The Fix Is In

The Court says formerly fundamental rights, like abortion, should be sent back to the States’ elected representatives while at the same time doing its best to erode that very democratic process.

Matthew Schafer
4 min readJun 24, 2022

In Dobbs v. Jackson Women’s Health Organization, the Court overruled Roe v. Wade and Planned Parenthood v. Casey. In doing so, it claimed the mantle of democracy: “It is time to heed the Constitution and return the issue of abortion to the people’s elected representatives.”

Nor was this a passing observation — it was the primary smokescreen the Court deployed to coverup the manifest injustice it wrought, or, as the joint dissent called it, an opinion where only “the proclivities of individuals rule.”

Indeed, five Justices (apparently graced with greater legal prowess than the seven Justices who decided Roe) chastised their former colleagues for wresting the debate over abortion from the States: “The Court short-circuited the democratic process by closing it to the large number of Americans who dissented in any respect from Roe.”

Or, as the Court put it elsewhere, its decision in Dobbs was prudent as it had a history of “overruling decisions that wrongly removed an issue from the people and the democratic process.”

Of course, this is all bunk. Rights guaranteed by the Constitution — including, at its most basic, individual autonomy over one’s own body — are exactly the kind of thing that should not be put to vote-tallying. A citizen should not be forced to plead for fundamental rights from their fellow citizens who would deny them those very rights.

The whole point of the Bill of Rights, after all, is to foreclose putting certain constitutional rights to the vicissitudes of the democratic process. That is precisely the point: to draw a line in the sand beyond which one need not engage in democratic bargaining to vindicate individual rights.

But the suggestion by the majority in Dobbs that its decision is democracy-enriching is remarkable coming from a Court that is remarkably anti-democratic. And, stocked, as it is, with hardline Justices from a treasonous political party that has long since lost its way; to say nothing of being appointed by a twice-impeached President who lost the popular vote.

What democratic processes relating to abortion rights (or any other) are citizens meant to avail themselves of in the Court’s mind? The very same Court that has (1) greenlit corrupting, unregulated dark money in politics, (2) upended the Voting Rights Act and its protections for minority voters, (3) eroded the foundational principle of one person, one vote, (4) intervened in state map drawing in favor of its preferred political party, and (5) okayed ostensible political kickbacks?

What’s worse, several Justices are bent on breathing life into the once fanciful principle that state legislatures alone control the federal franchise irrespective of whether those legislatures violate their own state constitutions in doing so. We’ll find out if the Court will take up and likely endorse that disastrous fringe theory on Monday. It almost certainly will.

Against this backdrop, what, I ask, are we supposed to make of the Court assuring us that all it is doing is returning Roe to the states to decide?

Against this backdrop, what, I ask, are we supposed to make of the Court assuring us that all it is doing is returning Roe to the states to decide the issue through staid democratic debate? What are advocates to do with their alleged democratic agency in an anti-democratic system that the Court boobytraps at every possible turn?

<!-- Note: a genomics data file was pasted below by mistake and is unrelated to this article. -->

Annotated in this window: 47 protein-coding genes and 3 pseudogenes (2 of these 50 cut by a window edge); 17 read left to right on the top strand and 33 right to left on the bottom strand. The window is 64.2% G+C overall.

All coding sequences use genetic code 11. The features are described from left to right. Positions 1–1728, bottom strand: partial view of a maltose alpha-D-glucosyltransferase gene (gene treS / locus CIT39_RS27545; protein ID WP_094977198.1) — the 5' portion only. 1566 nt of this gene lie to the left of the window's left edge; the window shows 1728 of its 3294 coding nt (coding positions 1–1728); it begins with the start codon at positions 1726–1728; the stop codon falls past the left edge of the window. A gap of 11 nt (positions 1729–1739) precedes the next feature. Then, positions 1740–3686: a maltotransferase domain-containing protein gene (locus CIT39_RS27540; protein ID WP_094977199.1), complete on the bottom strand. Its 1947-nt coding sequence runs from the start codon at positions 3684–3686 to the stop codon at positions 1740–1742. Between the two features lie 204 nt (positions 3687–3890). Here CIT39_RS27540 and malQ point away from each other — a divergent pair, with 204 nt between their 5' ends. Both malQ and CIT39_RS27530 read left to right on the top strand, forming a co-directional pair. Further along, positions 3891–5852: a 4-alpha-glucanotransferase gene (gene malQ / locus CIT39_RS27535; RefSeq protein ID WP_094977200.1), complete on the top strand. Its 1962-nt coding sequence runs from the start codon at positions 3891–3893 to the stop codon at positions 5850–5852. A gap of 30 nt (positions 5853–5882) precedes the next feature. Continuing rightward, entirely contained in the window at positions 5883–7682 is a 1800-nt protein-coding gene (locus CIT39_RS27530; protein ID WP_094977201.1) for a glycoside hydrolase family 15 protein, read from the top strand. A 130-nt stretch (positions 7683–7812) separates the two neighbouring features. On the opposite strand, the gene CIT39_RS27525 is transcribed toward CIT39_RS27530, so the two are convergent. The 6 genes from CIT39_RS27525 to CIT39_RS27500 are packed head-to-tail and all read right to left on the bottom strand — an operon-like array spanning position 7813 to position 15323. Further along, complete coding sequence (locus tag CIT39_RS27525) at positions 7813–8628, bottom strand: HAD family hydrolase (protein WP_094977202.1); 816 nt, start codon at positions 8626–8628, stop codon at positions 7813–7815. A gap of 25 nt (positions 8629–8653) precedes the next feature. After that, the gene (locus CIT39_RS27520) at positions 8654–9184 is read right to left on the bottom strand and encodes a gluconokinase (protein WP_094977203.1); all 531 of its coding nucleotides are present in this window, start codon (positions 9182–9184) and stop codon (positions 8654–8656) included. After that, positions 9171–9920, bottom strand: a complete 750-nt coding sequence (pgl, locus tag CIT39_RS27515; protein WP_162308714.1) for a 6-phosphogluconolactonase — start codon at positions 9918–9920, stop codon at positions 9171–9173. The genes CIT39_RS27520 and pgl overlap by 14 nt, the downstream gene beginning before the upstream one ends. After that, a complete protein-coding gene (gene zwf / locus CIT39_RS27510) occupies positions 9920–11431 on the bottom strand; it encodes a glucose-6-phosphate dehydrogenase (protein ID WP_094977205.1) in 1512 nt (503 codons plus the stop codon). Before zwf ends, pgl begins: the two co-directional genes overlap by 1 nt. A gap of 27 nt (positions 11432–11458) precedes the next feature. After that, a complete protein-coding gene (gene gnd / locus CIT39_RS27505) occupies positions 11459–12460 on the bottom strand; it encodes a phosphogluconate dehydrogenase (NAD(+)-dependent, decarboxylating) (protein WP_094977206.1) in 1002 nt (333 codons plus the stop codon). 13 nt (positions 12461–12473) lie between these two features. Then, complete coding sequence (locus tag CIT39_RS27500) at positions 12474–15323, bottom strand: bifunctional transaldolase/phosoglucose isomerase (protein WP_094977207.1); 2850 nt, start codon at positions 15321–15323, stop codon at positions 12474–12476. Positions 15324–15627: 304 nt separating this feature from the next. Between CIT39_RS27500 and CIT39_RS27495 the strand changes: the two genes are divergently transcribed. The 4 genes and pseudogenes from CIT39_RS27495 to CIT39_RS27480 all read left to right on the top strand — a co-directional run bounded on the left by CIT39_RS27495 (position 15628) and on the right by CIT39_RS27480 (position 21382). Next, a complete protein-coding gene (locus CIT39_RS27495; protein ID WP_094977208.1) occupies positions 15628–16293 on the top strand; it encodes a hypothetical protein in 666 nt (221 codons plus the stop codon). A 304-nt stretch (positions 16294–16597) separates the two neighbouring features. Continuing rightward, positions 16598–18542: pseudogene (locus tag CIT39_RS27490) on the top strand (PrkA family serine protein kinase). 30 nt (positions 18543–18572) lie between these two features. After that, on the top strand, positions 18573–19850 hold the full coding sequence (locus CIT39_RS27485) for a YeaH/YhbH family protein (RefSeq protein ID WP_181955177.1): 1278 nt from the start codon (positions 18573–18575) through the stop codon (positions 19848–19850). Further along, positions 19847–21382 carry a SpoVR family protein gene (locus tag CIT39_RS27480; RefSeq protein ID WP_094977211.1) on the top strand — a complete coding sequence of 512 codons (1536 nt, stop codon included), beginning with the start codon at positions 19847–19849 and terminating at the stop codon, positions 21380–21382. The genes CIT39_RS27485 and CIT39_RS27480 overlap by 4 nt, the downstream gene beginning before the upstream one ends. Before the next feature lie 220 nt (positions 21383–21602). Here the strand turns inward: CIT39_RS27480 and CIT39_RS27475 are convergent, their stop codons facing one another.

Nothing, of course. Because the Court is simply gaslighting us all.

Make no mistake, the Court has no intention to put these issues to actual democratic debate and decisionmaking. Democracy in the United States — in large part due to the Court — is, quite simply, too far down the road to farce. Today, Dobbs simply turned the corner, and revealed to us all what we long expected: we’re heading toward a cliff.

Other attacks on self-governance are on their way too. On Monday, the Court will decide whether to take a case making it easier for the powerful — in politics and society — to sue their critics. Clarence Thomas and Neil Gorsuch have already signed up to overrule yet another landmark precedent that makes democrat debate more free.

The reason for these supposed champions of the democratic process to want to cut off democratic debate? They are outnumbered; products of a time that has long since been passed by. So they have little choice but to cling as tightly as possible to anti-democratic principles to prevent the rest of the country from moving forward.

And, state legislatures will continue their war on self-governance too. Making it harder to vote, harder to get an education, harder to read certain books, harder to live your life free from government interference — all while egging on those whose only banner is “Freedom for me, but not for thee.”

Again, make no mistake. We are in a very dark place; this is not what a liberal democracy looks like. Today, it’s a woman’s autonomy over her own body; tomorrow, its a couple’s choice to use contraceptives, and then the right to intimacy in one’s own bedroom, or the right to get married.

There is no off-ramp before the cliff for any of these eventualities — short of packing the Court, which the Democrats should be quick to do. Absent that, there will only be more pain for millions of people, more oppression, more hopelessness for a long, long time.



Matthew Schafer

Media Lawyer. Adjunct Professor/Mass Media Law at Fordham University School of Law. Twitter @MatthewSchafer